More than 40 arts organizations will receive operating support from the 2016 ArtsWave Community Campaign, chaired by Jill Meyer and Awadagin Pratt.
The organization’s board approved Sustaining Impact Grants adding up to $9.7 million. In the new fiscal year, it will invest an additional $550,000 through such grant initiatives as programming for young professionals, support for neighborhood arts and festivals, and Sparking Impact Grants for individual artists.
It also will give $250,000 to support initiatives related to arts education and cultural tourism marketing. That adds up to a total investment of $10.5 million supporting more than 100 arts groups.
All organizations receiving support must meet standards developed through ArtsWave’s Blueprint for Collective Action, a 10-year strategic plan.
The Cincinnati Symphony Orchestra was a top scorer in the new process and will receive the largest Sustaining Impact Grant. As a large regional organization, the CSO provided ArtsWave with details about how it was making an impact in all of the Blueprint goals. For example, it builds Cincinnati’s national reputation through recordings and tours.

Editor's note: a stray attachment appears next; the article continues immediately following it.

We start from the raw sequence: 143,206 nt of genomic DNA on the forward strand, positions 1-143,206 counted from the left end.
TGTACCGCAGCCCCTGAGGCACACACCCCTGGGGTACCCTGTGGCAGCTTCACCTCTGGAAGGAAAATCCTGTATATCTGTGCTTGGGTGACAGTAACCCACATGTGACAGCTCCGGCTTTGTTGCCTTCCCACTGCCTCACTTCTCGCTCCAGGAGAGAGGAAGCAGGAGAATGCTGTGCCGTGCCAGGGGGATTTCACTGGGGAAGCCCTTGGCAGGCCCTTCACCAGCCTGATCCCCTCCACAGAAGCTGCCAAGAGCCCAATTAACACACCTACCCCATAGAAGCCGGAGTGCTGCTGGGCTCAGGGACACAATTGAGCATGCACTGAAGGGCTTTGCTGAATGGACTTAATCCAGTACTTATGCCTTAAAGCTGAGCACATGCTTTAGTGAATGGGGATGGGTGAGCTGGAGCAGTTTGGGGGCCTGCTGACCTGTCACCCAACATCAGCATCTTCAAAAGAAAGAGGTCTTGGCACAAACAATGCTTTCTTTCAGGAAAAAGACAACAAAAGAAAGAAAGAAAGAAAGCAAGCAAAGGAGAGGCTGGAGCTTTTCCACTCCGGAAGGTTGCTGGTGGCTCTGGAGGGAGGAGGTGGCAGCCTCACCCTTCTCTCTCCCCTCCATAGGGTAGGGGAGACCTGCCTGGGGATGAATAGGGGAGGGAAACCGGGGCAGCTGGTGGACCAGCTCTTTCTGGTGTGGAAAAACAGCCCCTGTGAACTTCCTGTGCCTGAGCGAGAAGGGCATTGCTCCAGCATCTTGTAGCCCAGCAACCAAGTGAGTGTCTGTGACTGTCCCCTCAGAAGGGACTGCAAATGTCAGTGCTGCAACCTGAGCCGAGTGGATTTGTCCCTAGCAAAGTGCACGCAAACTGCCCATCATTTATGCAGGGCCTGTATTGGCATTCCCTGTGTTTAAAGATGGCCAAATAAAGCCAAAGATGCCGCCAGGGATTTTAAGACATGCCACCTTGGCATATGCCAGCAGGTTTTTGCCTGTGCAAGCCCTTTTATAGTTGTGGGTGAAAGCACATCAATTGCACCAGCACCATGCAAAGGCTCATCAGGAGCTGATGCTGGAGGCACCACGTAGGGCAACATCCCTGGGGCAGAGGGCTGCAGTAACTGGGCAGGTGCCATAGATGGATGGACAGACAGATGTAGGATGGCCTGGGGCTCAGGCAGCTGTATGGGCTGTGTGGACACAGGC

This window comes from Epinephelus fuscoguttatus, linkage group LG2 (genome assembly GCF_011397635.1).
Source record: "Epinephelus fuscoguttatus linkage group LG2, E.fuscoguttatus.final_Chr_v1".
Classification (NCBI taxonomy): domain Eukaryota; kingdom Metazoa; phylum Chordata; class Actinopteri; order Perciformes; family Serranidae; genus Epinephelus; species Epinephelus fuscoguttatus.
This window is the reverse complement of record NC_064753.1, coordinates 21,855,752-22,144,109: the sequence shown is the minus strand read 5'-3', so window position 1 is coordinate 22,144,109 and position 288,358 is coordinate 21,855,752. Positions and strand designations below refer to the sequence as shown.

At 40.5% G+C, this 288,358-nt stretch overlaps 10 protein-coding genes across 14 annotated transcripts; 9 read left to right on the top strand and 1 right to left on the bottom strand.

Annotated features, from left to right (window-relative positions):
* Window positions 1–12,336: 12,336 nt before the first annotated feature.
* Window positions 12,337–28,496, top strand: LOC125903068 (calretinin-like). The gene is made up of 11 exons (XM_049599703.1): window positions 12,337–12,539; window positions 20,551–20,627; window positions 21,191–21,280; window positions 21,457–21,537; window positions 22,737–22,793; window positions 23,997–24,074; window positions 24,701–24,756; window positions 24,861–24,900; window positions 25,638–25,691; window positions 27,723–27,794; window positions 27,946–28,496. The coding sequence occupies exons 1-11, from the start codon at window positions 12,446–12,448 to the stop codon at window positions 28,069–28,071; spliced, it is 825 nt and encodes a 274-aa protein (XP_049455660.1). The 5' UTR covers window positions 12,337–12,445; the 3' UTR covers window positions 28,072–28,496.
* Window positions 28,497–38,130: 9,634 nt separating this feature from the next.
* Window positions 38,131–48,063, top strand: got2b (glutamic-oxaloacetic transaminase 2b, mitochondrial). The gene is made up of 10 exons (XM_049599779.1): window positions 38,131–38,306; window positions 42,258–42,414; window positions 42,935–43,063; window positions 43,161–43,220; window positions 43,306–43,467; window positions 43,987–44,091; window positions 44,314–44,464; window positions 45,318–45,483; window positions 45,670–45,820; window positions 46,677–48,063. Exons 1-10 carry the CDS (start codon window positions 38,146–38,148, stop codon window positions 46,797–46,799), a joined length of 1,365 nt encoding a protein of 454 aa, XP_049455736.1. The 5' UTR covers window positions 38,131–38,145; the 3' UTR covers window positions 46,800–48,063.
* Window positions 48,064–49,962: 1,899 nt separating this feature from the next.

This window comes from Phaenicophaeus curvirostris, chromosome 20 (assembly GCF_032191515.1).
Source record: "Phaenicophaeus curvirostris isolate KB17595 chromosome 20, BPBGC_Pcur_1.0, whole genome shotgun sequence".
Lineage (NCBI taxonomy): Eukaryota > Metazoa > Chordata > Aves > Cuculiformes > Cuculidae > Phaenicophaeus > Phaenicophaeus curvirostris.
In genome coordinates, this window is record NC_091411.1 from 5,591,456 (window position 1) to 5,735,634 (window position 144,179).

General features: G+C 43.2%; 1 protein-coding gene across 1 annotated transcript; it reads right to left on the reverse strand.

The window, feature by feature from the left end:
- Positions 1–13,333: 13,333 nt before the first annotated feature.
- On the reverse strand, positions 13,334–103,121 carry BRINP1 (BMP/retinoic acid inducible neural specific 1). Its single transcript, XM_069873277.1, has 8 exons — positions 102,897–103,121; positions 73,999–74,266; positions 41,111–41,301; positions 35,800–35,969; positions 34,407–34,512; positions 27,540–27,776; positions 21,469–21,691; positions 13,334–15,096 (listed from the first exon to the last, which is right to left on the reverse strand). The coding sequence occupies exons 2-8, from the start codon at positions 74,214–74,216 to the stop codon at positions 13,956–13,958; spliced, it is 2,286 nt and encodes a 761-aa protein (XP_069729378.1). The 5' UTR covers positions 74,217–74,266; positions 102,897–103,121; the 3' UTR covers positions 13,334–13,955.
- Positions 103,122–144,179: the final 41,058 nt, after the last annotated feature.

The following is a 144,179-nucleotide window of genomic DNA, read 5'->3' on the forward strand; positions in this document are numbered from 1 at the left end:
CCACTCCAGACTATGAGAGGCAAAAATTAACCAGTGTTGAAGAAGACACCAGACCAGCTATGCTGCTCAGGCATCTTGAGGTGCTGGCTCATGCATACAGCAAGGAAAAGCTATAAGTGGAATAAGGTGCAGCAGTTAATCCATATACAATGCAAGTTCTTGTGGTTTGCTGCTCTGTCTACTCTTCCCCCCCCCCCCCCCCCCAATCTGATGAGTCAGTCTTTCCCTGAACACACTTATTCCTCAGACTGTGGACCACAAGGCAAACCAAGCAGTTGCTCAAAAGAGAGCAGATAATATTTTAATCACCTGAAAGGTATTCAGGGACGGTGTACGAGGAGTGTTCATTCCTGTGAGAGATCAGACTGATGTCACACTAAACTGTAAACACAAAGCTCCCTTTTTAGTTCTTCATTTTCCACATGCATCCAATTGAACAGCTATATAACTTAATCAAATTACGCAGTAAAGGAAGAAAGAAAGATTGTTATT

Other examples of programs meeting the Blueprint goals include:
- Cincinnati Art Museum’s Art After Dark program, a monthly social gathering that mixes art, music and culture.
- Elementz’s collaborations with a variety of organizations, including Cincinnati Art Museum, Cincinnati Shakespeare Company, Cincinnati Symphony Orchestra and Cincinnati Ballet.
- Kennedy Heights Arts Center’s creative programs and festivals, which it develops through close connections with residents.
- Cincinnati Boychoir’s programming with its own choir students and in Cincinnati schools.
“The demographics and interests of our community have changed and continue to change,” said Lisa Sauer, chair of the ArtsWave board of trustees. “The Blueprint and our community-led process makes sure ArtsWave, and the arts sector as a whole, is changing with our community and continuing to provide relevant, impactful programming.”